Do you write full-time? If so, what's your work day like? If not, what do you do other than write and how do you find time to write?
I divide my time between writing, singing with the Texas Master Chorale and my church choir, and volunteering with local arts organizations and my church. I also occasionally act as a substitute administrator for the local school district. I make a conscience effort to write something nearly everyday. It may not always be on my next novel, however. I enjoy the blog, History Imagined, which two other historical fiction authors and I run. I also enjoy doing posts for other people’s blogs.

What would you say is your interesting writing quirk?
I suppose it might be that I can write anywhere, anytime. It is a testament to my particular brand of ADD. When I am in full-on writing mode, I think a pistol could go off next to me and I might not notice.

As a child, what did you want to be when you grew up?
When I was very little, I wanted to be a cowboy, tomboy that I was. Later on, I went through the usual phases: model, equestrian, pop singer, lawyer, and finally teacher…you know, the kind of stuff that appeals to young girls.

Anything additional you want to share with the readers?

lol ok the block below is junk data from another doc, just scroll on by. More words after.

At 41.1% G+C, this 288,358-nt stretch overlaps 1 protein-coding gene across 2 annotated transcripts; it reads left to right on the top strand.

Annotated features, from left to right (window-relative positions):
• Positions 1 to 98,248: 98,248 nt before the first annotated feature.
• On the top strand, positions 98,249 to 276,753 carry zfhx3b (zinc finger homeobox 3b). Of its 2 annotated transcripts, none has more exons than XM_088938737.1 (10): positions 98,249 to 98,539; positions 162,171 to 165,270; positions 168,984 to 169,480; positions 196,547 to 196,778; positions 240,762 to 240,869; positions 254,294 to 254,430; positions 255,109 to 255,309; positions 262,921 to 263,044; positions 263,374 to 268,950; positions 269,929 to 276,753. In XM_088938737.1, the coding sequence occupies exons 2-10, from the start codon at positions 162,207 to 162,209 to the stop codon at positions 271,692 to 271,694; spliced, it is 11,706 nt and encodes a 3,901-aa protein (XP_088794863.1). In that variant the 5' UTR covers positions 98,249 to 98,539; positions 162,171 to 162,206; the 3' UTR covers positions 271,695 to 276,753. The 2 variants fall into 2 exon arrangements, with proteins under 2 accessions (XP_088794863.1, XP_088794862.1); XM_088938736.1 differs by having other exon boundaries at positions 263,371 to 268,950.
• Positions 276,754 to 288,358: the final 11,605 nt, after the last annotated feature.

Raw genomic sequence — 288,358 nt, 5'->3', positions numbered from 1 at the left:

Nothing more than to say thank you so much for hosting me today!

Links:


Buy link for Confederado do Norte from Soul Mate Publishing

Buy link for When War Came Home from Real Cypress Press




You’re welcome. Thank you for stopping by!


a Rafflecopter giveaway


17 comments:

Goddess Fish Promotions said...

Thank you for hosting

Lisa Brown said...

Thank you for the chance to win :)

Becky Richardson said...

Enjoyed the interview.

Mai T. said...

What did you want to be when you were small?

Linda Bennett Pennell said...

Thanks you for hosting me, Lisa, and Happy New Year to all!

Linda Bennett Pennell said...

Mai, I wanted to be a singer or lawyer. Didn't wind up doing either professionally.

MomJane said...

I really love stories about WW2. Absolutely great excerpt.

Linda Bennett Pennell said...

Thank you, Jane!

Betty Woodrum said...

Thank you for the excerpt~it sounds like a great read.

Linda Bennett Pennell said...

Thank you, Betty!

Ree Dee said...

I really enjoyed the interview. Thank you.

Victoria Alexander said...

Great post, I loved the interview! Thanks for sharing :)

Linda Bennett Pennell said...

Thank you, Ree Dee and Victoria!!

Eva Millien said...

Enjoyed the interview, sounds like a great book, thanks for sharing!

Helen Moulden said...

How do you decide on the cover art for your books? It is difficult?

Helen Moulden said...

Thank you for the opportunity to win as well

Helen Moulden said...

Was it difficult becoming a published author?